Churchgoers have a pastor. Pastors have pastors, too. Folks who have mentored us, worked alongside us, prayed for us, listened to us. Folks who invite us in from the cold when the tough gets going, who help us to gather around the warm fireplace of Scripture and friendship and encourage us to remember once again the work to which we’ve been called.
Back when I pastored in Wisconsin, my mentor pastor would show up at the church office out of the blue, poke his head into my study and ask, “Do ya have time for a walk?” He had twenty years’ experience on me but not a hint of ego or arrogance – quite a feat for someone as successful and beloved as he. Those unplanned snowy walks around my small town, stepping around icy puddles, talking about the challenges and joys of ministry, are some of my sweetest memories from my time there. He had such wisdom, and offered it with such gentleness and grace.
He also never called ahead, which made me kind of crazy. I eventually learned to keep a pair of boots stashed under my office desk after a few unscheduled walks in ballet flats during a subzero winter. His advice definitely sank in more deeply when I wasn’t fishing slush out of my shoe.
Sometimes pastors have pastors we’ve never even met except through their writing.
Eugene Peterson is one of my pastors. I’ve never met him in person, but his books have nourished my soul for years and years. All I know about him I’ve gleaned from his books and from the folks I’ve met who studied under him while he served as a professor at Regent in Vancouver.
I sometimes struggle to read his books quickly because I end up underlining practically everything. He writes with a wicked turn of phrase, he doesn’t mince words, and he knows Jesus intimately. It’s a fantastic combination.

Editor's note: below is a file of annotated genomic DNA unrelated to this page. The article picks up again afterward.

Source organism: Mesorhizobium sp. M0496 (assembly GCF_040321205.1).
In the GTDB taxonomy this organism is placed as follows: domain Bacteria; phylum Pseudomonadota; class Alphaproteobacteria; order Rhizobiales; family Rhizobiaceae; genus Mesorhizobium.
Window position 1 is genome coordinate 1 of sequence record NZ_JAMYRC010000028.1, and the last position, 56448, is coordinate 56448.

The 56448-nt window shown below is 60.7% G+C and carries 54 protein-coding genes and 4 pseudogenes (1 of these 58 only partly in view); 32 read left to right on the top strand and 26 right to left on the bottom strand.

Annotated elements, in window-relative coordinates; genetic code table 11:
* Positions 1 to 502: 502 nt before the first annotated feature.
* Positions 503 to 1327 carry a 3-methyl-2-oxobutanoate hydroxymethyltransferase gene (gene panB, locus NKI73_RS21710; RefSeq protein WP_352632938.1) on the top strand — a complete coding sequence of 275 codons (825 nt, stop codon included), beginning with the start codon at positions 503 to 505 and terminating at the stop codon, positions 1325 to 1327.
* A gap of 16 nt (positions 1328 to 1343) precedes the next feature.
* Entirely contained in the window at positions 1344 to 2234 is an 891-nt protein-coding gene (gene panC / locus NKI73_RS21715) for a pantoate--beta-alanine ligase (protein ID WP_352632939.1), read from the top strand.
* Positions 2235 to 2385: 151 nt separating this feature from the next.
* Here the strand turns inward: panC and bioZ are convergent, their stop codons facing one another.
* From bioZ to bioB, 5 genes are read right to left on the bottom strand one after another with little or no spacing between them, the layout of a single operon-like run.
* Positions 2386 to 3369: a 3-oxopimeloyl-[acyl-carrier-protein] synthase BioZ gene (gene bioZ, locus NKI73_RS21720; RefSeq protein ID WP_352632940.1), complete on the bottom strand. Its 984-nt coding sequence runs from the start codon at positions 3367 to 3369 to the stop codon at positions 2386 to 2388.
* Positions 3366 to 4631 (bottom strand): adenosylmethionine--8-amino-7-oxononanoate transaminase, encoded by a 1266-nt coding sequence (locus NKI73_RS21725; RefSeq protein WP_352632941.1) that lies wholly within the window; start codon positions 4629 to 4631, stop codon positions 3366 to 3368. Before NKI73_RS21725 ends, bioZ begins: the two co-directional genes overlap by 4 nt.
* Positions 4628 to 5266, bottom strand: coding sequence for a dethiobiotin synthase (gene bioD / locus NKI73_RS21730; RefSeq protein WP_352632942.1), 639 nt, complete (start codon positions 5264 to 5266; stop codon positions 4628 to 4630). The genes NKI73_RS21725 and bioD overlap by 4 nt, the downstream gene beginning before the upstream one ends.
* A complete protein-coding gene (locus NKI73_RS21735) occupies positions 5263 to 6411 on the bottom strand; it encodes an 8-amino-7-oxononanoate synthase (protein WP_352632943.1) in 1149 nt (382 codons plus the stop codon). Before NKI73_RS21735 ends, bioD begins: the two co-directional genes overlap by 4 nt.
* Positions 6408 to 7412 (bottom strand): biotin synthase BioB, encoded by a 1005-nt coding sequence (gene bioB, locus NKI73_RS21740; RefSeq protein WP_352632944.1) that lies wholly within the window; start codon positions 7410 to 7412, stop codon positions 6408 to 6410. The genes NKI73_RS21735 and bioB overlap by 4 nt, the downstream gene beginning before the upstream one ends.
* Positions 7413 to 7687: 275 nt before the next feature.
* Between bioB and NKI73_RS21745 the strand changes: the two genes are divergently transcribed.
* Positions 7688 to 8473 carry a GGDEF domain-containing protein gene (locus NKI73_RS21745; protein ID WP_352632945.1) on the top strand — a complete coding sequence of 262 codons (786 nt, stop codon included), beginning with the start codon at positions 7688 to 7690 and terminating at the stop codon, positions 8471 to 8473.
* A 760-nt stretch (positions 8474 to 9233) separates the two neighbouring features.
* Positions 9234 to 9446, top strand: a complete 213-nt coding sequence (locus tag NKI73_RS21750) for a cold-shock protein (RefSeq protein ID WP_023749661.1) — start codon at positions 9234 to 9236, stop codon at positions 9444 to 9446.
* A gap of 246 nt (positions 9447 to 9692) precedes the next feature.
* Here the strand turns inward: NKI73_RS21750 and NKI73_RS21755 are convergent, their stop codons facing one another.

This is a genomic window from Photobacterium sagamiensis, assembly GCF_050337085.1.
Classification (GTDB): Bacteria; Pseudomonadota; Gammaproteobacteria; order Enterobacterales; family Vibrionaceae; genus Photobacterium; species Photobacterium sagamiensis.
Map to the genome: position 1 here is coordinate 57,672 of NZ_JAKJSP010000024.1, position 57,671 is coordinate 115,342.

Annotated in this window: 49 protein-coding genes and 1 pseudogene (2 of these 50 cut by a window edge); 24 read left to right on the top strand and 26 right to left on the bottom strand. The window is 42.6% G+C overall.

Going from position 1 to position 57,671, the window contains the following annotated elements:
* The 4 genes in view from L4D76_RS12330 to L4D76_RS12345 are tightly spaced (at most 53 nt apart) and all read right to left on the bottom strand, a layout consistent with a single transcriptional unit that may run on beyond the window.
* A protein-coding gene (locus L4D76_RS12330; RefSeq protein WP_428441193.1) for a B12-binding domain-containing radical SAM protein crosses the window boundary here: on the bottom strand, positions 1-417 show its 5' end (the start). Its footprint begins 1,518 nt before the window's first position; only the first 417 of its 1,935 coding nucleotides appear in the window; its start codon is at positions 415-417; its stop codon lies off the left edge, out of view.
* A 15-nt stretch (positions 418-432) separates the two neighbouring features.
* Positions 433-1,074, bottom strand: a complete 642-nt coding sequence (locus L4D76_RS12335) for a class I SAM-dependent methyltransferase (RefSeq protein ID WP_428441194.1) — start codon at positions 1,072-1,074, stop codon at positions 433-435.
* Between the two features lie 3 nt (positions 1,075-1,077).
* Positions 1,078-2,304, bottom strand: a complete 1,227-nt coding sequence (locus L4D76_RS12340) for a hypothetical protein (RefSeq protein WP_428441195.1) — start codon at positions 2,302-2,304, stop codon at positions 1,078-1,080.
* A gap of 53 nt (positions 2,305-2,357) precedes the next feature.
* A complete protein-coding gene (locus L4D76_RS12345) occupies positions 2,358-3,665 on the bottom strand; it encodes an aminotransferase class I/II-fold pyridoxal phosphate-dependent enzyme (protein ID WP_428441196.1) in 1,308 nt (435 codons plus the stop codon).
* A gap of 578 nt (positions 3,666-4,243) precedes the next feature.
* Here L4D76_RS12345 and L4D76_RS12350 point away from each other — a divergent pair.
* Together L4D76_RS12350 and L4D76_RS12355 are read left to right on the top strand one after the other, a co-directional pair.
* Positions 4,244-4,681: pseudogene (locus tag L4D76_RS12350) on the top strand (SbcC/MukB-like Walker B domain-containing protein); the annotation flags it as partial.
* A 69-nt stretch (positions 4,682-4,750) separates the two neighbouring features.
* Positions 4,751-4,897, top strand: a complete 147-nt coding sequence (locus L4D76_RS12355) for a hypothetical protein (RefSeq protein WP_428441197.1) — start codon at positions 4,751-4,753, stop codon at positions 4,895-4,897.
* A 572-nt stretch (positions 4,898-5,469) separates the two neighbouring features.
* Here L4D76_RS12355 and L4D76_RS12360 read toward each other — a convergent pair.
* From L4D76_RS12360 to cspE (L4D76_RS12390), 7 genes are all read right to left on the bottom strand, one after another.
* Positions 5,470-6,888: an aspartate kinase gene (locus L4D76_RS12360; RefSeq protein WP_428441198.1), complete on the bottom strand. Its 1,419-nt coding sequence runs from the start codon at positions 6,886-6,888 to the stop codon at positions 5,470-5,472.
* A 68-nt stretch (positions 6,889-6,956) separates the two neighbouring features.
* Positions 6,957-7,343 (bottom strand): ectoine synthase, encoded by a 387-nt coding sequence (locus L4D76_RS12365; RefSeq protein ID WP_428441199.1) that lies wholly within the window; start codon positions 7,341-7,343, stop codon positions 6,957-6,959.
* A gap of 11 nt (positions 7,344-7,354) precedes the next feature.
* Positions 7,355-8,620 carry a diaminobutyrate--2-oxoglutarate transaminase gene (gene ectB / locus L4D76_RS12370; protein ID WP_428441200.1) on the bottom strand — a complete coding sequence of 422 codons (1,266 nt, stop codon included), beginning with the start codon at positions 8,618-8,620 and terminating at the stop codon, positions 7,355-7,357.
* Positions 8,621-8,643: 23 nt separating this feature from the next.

He also had the guts (not to mention the knowledge of Greek, Hebrew, and Aramaic!) to translate a modern paraphrase of Scripture in The Message which is pretty stinking cool.
Peterson’s writing has helped me to become a better pastor. His books have encouraged me to soak more deeply in Scripture, to take it into myself, to read it aloud, to chew on difficult passages, to let the prayers of the Psalms become my own. He’s helped teach me to think Christianly about everything from the evening news to my difficult neighbors, from the cars we drive to the neighborhoods in which we choose to live.
One of my greatest joys has been watching my husband fall in love with Peterson, too, as he’s entered the pastorate. There’s really nothing better than sharing something you love with someone you love.
If you haven’t read any of Peterson’s books and want to give one a try, start with his classic: A Long Obedience in the Same Direction. It’s a challenging book on discipleship, but not because it’s difficult to read. Only because discipleship in itself is challenging.
And to entice you further, a few of my favorite passages to whet your appetite.
From his book The Pastor (which, if you are not in ministry and want to understand those who are, this is the best memoir on the subject), encouragement on being a pastor and a writer:
The apocalyptic angel sent who was sent by God to deliver the vision, the Revelation of Jesus Christ that John saw on that memorable Lord’s Day, said to him, ‘Write in a book what you see…’ Write what you see. Writer and Pastor were two sides of a single identity for John. It was not as if he added writer onto his vocation as pastor or pastor onto his vocation as writer. Pastor was not his ‘day job’ and writer, the work for which he is best known in the church today, his real job. Nor was pastor his real job, the work for which he was best known in his own seven churches, and writer a mere moonlighting diversion. Writer and pastor are the same thing for John.
From Answering God, Peterson’s work on the Psalms, one of the best descriptions I’ve read on what poetry is:
Poetry is language used with personal intensity. It is not, as so many suppose, decorative speech. Poets tell us what our eyes, blurred with too much gawking, and our ears, dulled with too much chatter, miss around and within us. Poets use words to drag us into the depths of reality itself. They do it not by reporting on how life is, but by pushing-pulling us into the middle of it. Poetry grabs for the jugular. Far from being cosmetic language, it is intestinal. It is root language.
I love his books on pastoring – Daryl and our church’s head of staff (who got to study with Peterson at Regent, the lucky guy!) and I are reading through Under the Unpredictable Plant together as part of our spiritual development – but his books for laypeople are fantastic as well.
I’m so thankful for those who pastor the pastors.
If you’re in ministry – who pastors you?